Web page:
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I live in Toronto, Ontario, Canada; this is located in the ''Zone 5-B'', I believe. We have a cold winter with 3 to 4 major snowfalls, and a damp type of cold, being next to the north shore of Lake Ontario, in the Golden Horseshoe. The temperature will drop to an average of -25C to -35C (-13 to -31 F) between early January and late March. Should I pot the plant and bring it indoors? Or, is this tree accustomed to cold winter climates?
The way to protect your plant is by mulching it really well during the winter months. Because this plant is a late bloomer it is not necessary to dig it up and bring it in the home. Do not prune the plant before winter becuase this can damage the plant during the winter months. The leaves should fall off in winter but will grow back again in late sprint. Just keep in mind it is a late bloomer and normally will get new leaves and blooms around mid-spring. Just mulch it well in late fall to protect the roots from the winter. Normally 2 to 4 inches of mulch is a good amount to protect the plant during the winer months.
I believe Rose of Sharon and Hibiscus are generally considered to be in the same family but the Rose of Sharon is much more hardy than the Hibiscus and can be grown safely outdoors in Zone 5.
Sites from Agriculture Agencies all recommend adding mulch - 2-4 inches - before first frost. But they also recommend using mulch all year long and just adding a little more before cold sets in.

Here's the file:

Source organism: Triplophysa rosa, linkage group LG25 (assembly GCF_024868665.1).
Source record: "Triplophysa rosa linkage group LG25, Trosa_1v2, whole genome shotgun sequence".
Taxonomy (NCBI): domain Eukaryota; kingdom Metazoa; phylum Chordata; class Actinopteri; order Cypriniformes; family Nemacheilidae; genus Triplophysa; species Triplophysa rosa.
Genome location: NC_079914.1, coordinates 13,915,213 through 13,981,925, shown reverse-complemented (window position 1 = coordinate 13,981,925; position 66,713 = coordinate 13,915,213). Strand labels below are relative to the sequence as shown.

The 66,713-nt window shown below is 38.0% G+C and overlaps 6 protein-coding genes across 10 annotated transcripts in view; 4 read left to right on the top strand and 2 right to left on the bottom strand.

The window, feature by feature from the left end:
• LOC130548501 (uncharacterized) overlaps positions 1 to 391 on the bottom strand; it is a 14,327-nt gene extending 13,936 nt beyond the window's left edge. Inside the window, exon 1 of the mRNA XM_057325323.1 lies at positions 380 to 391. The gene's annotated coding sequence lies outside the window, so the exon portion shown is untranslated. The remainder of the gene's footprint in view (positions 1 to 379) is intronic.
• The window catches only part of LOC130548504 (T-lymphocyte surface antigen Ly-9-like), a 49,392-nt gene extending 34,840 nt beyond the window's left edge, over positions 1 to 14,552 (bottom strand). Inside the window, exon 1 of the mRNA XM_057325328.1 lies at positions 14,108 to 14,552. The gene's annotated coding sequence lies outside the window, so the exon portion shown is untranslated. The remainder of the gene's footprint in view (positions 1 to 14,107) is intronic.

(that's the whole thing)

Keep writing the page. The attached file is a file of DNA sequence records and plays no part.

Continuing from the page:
I'm not in favor of potting plants that grow this large as they do not seem to do as well and also appear to get root bound fairly fast. Also, if the potted plant is left outside the pot can freeze and kill the roots so the pot would need to be protected.
Time of Pruning is critical or you may not have good crop of blooms the following year.
Check out these sites for specific instructions:
Is there a way to overwinter an Anemopsis plant and a Tulbaghia plant? I have had them around my pond this summer and would love to try and save them to grow again in the spring. I am in southern Manitoba, Canada. Thank you.
Hardiness Zone: 2b
By BJ from Brandon, Manitoba
Here's a few items from an HGTV article...
"Mulch after the first freeze to insulate plants against freezing temperatures, especially those that are marginally hardy.
* Pull mulch back from the base of young trees, particularly if mice are a problem in your area; they can chew on the bark.
* Spray trees that are prone to insect and disease problems with dormant oil, provided temperatures are above 40 degrees F."
Eletha from California
It's normal for Asparagus Ferns to need a rest in the winter. If you have them hanging in baskets, I would suggest bringing them indoors. If possible, keep them in a bright room, but out of direct sunlight.
These ferns prefer temperatures between 55 and 70 degrees and will suffer when exposed to warmer or cooler temperatures for extended periods. Although they enjoy being kept moist in the summer, it's best to keep them on the drier side during the winter months.
If plants are large, you may want to cut them back a little to better manage them indoors. Expect some needle dropping-it's normal. However, if over-watered they will drop many of their needles.
Fertilize them at 1/2 normal strength every 2 weeks or so and resume growing them outdoors in summer.
Roses are a very hearty flower but might need some protection from harsh winters. This is a page about methods for protecting roses in winter.
This is a page about preparing container plants for winter. Containers provide less protection for your plants than if they were planted in the ground. The upside is that they are portable.
This page is about preventing damage to trees and shrubs in winter. During the winter snow and cold, it helps to give protection to some kinds of woody plants.
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It's getting below freezing where I live. It normally does not. I want to protect some plants I have in my harden. What is the best way to this cheaply?